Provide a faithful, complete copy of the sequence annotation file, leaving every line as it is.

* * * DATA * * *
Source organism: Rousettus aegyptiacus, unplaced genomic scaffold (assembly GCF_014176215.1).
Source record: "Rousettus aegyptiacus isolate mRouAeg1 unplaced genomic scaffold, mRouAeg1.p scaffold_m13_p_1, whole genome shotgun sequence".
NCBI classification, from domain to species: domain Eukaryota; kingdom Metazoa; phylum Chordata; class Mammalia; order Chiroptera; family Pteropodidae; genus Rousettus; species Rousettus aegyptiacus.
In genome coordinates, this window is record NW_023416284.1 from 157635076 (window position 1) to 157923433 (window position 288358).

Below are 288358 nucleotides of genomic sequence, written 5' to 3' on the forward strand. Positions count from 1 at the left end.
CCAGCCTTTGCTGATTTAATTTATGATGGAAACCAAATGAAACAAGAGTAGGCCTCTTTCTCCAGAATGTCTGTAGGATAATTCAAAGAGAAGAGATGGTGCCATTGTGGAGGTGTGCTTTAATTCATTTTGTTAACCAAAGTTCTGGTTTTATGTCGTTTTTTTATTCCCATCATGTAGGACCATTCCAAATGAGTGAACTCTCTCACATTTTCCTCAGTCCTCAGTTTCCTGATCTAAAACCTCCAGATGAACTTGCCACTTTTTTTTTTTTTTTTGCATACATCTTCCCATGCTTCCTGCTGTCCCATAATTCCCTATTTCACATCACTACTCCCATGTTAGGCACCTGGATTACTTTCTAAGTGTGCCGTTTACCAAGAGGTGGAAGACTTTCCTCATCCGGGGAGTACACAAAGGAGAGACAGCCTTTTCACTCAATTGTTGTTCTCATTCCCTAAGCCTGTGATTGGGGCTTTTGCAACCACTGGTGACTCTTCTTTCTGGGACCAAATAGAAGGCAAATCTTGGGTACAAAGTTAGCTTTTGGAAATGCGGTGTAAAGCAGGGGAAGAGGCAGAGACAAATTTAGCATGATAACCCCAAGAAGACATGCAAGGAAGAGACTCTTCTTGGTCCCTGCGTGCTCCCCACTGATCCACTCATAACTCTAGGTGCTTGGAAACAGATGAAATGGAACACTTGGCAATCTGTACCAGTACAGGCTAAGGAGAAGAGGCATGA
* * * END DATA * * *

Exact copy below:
Source organism: Rousettus aegyptiacus, unplaced genomic scaffold (assembly GCF_014176215.1).
Source record: "Rousettus aegyptiacus isolate mRouAeg1 unplaced genomic scaffold, mRouAeg1.p scaffold_m13_p_1, whole genome shotgun sequence".
NCBI classification, from domain to species: domain Eukaryota; kingdom Metazoa; phylum Chordata; class Mammalia; order Chiroptera; family Pteropodidae; genus Rousettus; species Rousettus aegyptiacus.
In genome coordinates, this window is record NW_023416284.1 from 157635076 (window position 1) to 157923433 (window position 288358).

Below are 288358 nucleotides of genomic sequence, written 5' to 3' on the forward strand. Positions count from 1 at the left end.
CCAGCCTTTGCTGATTTAATTTATGATGGAAACCAAATGAAACAAGAGTAGGCCTCTTTCTCCAGAATGTCTGTAGGATAATTCAAAGAGAAGAGATGGTGCCATTGTGGAGGTGTGCTTTAATTCATTTTGTTAACCAAAGTTCTGGTTTTATGTCGTTTTTTTATTCCCATCATGTAGGACCATTCCAAATGAGTGAACTCTCTCACATTTTCCTCAGTCCTCAGTTTCCTGATCTAAAACCTCCAGATGAACTTGCCACTTTTTTTTTTTTTTTTGCATACATCTTCCCATGCTTCCTGCTGTCCCATAATTCCCTATTTCACATCACTACTCCCATGTTAGGCACCTGGATTACTTTCTAAGTGTGCCGTTTACCAAGAGGTGGAAGACTTTCCTCATCCGGGGAGTACACAAAGGAGAGACAGCCTTTTCACTCAATTGTTGTTCTCATTCCCTAAGCCTGTGATTGGGGCTTTTGCAACCACTGGTGACTCTTCTTTCTGGGACCAAATAGAAGGCAAATCTTGGGTACAAAGTTAGCTTTTGGAAATGCGGTGTAAAGCAGGGGAAGAGGCAGAGACAAATTTAGCATGATAACCCCAAGAAGACATGCAAGGAAGAGACTCTTCTTGGTCCCTGCGTGCTCCCCACTGATCCACTCATAACTCTAGGTGCTTGGAAACAGATGAAATGGAACACTTGGCAATCTGTACCAGTACAGGCTAAGGAGAAGAGGCATGA